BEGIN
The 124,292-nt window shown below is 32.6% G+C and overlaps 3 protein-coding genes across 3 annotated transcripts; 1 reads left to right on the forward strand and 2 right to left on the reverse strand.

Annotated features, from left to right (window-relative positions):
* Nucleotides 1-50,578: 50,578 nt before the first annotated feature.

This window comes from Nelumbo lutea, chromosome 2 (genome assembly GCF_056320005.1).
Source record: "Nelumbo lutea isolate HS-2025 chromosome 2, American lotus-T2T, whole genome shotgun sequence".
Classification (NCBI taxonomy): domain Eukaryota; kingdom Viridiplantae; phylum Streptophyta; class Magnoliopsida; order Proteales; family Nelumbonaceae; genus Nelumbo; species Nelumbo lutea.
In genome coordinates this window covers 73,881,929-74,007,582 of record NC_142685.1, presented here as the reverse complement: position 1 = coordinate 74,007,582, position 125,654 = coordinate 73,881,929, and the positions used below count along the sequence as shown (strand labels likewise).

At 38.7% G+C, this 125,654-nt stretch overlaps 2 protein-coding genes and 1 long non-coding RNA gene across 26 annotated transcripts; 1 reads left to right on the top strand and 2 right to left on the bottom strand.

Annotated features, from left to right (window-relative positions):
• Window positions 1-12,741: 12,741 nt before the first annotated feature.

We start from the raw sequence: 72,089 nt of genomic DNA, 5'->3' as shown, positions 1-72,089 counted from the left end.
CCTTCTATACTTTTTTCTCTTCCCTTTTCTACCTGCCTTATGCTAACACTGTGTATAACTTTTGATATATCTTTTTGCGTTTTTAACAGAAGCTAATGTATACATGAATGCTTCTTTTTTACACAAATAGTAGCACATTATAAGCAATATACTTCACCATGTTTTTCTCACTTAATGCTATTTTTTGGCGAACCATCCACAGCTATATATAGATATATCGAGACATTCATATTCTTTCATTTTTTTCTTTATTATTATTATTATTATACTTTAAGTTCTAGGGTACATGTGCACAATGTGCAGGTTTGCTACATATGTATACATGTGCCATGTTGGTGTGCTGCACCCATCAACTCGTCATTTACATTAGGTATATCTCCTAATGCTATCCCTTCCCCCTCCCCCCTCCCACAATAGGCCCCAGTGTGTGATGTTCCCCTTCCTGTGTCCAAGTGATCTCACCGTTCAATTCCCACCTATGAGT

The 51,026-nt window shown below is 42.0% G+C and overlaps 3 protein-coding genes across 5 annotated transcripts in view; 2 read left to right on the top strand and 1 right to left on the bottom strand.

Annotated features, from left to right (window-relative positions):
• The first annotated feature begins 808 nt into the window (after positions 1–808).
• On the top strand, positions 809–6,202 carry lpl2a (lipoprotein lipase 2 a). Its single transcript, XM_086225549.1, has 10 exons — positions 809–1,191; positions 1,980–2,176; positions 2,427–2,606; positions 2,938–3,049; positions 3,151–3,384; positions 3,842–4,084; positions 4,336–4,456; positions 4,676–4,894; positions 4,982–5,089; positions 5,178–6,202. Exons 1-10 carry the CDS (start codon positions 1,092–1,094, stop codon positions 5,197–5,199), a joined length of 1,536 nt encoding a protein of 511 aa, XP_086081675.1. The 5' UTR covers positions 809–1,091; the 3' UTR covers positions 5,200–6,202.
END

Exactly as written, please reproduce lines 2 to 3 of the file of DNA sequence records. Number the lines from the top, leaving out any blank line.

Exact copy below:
Annotated features, from left to right (window-relative positions):
* Nucleotides 1-50,578: 50,578 nt before the first annotated feature.